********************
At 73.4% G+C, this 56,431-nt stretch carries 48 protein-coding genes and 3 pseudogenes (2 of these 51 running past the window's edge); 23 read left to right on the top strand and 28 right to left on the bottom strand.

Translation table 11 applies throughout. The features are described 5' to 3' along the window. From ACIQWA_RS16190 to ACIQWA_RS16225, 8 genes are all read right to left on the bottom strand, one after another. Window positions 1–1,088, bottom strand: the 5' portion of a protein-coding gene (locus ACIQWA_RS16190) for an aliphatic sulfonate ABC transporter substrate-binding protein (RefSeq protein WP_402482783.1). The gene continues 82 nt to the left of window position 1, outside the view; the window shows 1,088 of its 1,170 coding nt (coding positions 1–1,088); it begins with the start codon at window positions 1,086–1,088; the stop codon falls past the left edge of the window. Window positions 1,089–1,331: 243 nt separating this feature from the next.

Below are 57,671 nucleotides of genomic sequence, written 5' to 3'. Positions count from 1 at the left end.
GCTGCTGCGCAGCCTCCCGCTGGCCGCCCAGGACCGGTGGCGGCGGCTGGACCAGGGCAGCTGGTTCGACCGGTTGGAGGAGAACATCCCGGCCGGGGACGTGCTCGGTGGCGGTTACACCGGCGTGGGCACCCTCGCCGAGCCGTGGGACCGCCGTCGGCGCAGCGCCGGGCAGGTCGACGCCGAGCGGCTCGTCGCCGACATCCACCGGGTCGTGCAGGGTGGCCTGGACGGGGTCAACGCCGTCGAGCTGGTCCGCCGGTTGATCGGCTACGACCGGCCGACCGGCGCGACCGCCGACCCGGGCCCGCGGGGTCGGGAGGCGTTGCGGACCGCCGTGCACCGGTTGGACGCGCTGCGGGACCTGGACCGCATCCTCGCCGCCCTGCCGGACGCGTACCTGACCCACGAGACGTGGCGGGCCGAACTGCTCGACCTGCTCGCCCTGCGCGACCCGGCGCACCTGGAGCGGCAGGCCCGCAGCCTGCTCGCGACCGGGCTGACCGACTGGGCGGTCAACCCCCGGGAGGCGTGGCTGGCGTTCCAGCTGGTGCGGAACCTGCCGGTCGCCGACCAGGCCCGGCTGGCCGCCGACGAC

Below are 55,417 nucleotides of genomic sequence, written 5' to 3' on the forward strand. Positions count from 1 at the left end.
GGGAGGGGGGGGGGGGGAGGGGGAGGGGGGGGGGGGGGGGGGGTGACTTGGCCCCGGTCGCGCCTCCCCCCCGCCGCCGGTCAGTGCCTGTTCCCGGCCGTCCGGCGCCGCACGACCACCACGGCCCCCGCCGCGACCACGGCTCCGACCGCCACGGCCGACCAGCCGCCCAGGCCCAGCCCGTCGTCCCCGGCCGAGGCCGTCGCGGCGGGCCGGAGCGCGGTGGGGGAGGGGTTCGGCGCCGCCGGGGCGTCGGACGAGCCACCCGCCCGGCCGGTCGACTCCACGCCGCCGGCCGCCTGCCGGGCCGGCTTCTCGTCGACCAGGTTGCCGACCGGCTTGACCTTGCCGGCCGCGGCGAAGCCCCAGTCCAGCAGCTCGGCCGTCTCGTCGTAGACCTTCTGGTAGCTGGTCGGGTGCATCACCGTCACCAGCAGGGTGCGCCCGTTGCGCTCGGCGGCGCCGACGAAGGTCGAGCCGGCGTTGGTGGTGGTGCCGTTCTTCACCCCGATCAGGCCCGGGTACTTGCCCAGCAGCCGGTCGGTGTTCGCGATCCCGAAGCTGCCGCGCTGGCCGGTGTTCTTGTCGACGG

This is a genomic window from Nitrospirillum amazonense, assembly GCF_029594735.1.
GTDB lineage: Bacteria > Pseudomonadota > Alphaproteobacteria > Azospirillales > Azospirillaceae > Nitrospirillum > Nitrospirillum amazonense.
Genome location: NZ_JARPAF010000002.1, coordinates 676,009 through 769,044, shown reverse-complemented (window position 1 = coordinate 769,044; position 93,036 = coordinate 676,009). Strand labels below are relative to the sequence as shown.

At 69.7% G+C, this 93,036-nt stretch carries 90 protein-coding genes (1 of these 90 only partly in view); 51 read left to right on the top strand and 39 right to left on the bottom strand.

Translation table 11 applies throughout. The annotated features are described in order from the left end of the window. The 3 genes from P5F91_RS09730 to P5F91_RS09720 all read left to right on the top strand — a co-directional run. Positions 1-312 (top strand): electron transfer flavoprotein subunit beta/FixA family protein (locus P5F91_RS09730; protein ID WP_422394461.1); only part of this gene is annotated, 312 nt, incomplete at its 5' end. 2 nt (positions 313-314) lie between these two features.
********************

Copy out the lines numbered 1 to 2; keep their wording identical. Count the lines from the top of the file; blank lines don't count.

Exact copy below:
At 73.4% G+C, this 56,431-nt stretch carries 48 protein-coding genes and 3 pseudogenes (2 of these 51 running past the window's edge); 23 read left to right on the top strand and 28 right to left on the bottom strand.

Translation table 11 applies throughout. The features are described 5' to 3' along the window. From ACIQWA_RS16190 to ACIQWA_RS16225, 8 genes are all read right to left on the bottom strand, one after another. Window positions 1–1,088, bottom strand: the 5' portion of a protein-coding gene (locus ACIQWA_RS16190) for an aliphatic sulfonate ABC transporter substrate-binding protein (RefSeq protein WP_402482783.1). The gene continues 82 nt to the left of window position 1, outside the view; the window shows 1,088 of its 1,170 coding nt (coding positions 1–1,088); it begins with the start codon at window positions 1,086–1,088; the stop codon falls past the left edge of the window. Window positions 1,089–1,331: 243 nt separating this feature from the next.